Your question can now be worded more concretely into one of the following two forms:

Does $$S(P) \to J$$ via refinement?

or

Does $$\lim_{||P|| \to 0}S(P) = J$$?

The answer to the first question is obviously "yes" and you should be able to prove this using the definition of limit via refinement given above.

The answer to second question is also "yes" but it is difficult to prove. We first prove the result for a non-negative function $$f$$. Let $$\epsilon > 0$$ be given. Since $$J = \inf\,\{S(P), P \in \mathcal{P}[a, b]\}$$, there is a partition $$P_{\epsilon} \in \mathcal{P}[a, b]$$ such that $$J \leq S(P_{\epsilon}) < J + \frac{\epsilon}{2}\tag{1}$$ Let $$P_{\epsilon} = \{x_{0}', x_{1}', x_{2}', \ldots, x_{N}'\}$$ and let $$M = \sup\,\{f(x), x \in [a, b]\} + 1$$. Let $$\delta = \epsilon / (2MN)$$ and consider a partition $$P = \{x_{0}, x_{1}, x_{2}, \ldots, x_{n}\}$$ with $$||P|| < \delta$$.

We can write $$S(P) = \sum_{k = 1}^{n}M_{k}(x_{k} - x_{k - 1}) = S_{1} + S_{2}\tag{2}$$ where $$S_{1}$$ is the sum corresponding to the index $$k$$ for which $$[x_{k - 1}, x_{k}]$$ does not contain any point of $$P_{\epsilon}$$ and $$S_{2}$$ is the sum corresponding to other values of index $$k$$. Clearly for $$S_{1}$$ the interval $$[x_{k - 1}, x_{k}]$$ lies wholly in one of the intervals $$[x_{j - 1}', x_{j}']$$ made by $$P_{\epsilon}$$ and hence $$S_{1} \leq S(P_{\epsilon})$$ (note that $$f$$ is non-negative). For $$S_{2}$$ we can see that the number of such indexes $$k$$ is no more than $$N$$ and hence $$S_{2} < MN\delta = \epsilon / 2$$ (note that $$f$$ is non-negative here). It follows that $$J \leq S(P) = S_{1} + S_{2} < S(P_{\epsilon}) + \frac{\epsilon}{2} < J + \epsilon\tag{3}$$ for all $$P \in \mathcal{P}[a, b]$$ with $$||P|| < \delta$$. It follows that $$S(P) \to J$$ as $$||P|| \to 0$$.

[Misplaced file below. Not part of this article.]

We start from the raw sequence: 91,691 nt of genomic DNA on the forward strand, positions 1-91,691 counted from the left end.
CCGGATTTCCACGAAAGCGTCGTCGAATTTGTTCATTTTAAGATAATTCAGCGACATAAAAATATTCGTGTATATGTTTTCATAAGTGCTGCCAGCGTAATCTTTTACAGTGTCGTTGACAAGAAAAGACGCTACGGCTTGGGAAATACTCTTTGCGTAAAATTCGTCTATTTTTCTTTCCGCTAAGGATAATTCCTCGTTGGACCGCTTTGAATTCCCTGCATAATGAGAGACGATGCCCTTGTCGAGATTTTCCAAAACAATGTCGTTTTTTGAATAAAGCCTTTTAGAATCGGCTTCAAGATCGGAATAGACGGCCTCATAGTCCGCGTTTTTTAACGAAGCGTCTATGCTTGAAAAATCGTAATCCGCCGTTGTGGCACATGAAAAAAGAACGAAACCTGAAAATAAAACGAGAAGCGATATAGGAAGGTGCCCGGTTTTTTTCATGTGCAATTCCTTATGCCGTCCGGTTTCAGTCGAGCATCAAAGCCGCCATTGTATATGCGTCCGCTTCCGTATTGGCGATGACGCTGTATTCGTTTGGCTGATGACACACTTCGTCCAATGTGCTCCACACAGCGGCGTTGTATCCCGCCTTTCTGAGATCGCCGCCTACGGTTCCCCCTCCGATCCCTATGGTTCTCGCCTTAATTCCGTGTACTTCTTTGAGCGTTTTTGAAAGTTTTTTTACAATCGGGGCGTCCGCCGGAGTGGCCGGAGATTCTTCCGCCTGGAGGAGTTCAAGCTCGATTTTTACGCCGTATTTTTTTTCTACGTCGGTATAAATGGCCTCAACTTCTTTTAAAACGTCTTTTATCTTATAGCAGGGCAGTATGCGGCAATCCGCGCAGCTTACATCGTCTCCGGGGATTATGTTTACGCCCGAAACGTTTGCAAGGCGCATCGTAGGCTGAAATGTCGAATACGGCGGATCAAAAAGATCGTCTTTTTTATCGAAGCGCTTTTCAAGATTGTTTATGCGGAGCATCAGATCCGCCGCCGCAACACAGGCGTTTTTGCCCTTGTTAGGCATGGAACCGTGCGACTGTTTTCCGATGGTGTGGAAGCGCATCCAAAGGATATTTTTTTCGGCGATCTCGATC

Extension to a general function $$f$$ can be achieved by writing $$f(x) = g(x) + m$$ where $$m = \inf\,\{f(x), x \in [a, b]\}$$ and noting that $$g$$ is non-negative.

Another interesting example showing the difference between two limit definitions is given in this answer.

Note: The limit of a Riemann sum is based on the two definitions given above but there is a slight complication. A Riemann sum depends not only on a partition but also on choice of tags corresponding to a partition. Formally one can view a Riemann sum not as a function from $$\mathcal{P} [a, b]$$ to $$\mathbb{R}$$ but rather as a relation from $$\mathcal{P} [a, b]$$ to $$\mathbb {R}$$ such that it relates every partition of $$[a, b]$$ to one or more real numbers.

• I guess I should start referring back to this as the definitive answer on the $\|P\| \to 0$ versus refinement question (+1).